To the Editor.—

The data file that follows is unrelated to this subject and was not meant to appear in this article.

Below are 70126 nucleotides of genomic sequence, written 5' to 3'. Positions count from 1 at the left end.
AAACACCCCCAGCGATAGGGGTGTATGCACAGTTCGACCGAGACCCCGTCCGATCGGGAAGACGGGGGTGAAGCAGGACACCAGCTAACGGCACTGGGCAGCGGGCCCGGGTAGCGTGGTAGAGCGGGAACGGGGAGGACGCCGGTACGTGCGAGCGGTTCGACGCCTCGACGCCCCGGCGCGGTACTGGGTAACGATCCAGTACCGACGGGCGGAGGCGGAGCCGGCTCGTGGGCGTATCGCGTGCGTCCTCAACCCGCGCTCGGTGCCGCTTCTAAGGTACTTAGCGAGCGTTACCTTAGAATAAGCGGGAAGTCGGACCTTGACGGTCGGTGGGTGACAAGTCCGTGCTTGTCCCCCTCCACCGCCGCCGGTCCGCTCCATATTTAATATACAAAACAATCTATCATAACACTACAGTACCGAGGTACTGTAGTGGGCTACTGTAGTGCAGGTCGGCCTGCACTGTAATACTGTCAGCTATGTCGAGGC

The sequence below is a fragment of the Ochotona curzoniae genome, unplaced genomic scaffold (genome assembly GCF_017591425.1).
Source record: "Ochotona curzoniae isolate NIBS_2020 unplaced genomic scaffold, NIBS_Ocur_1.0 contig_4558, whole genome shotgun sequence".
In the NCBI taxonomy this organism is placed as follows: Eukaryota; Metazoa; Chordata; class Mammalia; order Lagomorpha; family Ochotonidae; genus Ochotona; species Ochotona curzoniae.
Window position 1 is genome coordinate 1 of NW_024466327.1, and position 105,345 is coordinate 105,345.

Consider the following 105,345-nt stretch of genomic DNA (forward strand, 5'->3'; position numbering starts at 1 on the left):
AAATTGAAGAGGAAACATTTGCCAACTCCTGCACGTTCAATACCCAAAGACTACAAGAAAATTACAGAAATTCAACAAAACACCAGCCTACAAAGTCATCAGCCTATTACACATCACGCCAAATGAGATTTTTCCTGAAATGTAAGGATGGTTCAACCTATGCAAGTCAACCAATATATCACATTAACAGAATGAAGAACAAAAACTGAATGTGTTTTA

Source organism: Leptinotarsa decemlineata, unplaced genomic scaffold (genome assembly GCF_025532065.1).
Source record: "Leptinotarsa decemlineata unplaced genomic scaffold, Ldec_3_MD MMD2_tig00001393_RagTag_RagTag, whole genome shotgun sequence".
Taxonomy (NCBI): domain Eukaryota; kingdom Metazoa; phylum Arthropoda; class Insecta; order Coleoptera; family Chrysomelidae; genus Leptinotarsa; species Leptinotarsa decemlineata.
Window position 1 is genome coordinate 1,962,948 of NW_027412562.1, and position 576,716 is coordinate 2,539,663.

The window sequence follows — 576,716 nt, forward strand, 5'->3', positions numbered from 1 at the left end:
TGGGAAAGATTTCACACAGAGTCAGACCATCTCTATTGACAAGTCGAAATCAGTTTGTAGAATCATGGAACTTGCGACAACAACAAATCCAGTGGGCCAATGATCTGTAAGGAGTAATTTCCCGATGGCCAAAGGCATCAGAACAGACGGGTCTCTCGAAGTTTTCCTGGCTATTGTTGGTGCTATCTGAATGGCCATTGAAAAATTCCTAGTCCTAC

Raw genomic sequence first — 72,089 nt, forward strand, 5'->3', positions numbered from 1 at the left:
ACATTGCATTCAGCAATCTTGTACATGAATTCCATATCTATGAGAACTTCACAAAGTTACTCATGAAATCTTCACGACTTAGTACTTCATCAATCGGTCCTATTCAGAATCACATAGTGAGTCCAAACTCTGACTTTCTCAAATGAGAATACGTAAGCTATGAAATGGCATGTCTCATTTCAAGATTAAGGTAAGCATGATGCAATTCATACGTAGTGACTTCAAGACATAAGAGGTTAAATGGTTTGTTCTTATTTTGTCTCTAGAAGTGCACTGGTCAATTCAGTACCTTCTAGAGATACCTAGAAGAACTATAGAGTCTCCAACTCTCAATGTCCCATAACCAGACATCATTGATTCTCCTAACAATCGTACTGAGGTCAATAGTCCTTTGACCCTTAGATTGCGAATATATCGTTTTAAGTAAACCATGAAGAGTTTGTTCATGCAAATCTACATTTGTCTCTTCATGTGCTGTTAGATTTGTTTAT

In a study from our institute of unipolar depressed subjects, improvement in depressive symptoms was significantly correlated to increases in the ratio of the total plasma concentration of tryptophan to the sum of the concentrations of five of the competitors with tryptophan for entry into the CNS: valine, leucine, isoleucine, phenylalanine, and tyrosine.1 In that study, the ratio appeared to be a state indicator of depression, at least in subjects who demonstrated a rapid improvement in their symptoms. The study was carried out in hospitalized subjects over a five-day period, during which no treatment was provided. Following is a brief report of the results of a follow-up study on that ratio in a treated inpatient sample of depressed patients. We were interested in using the ratio to distinguish clinical subtypes of unipolar depressive disorders and as a state indicator of depression over a longer time period.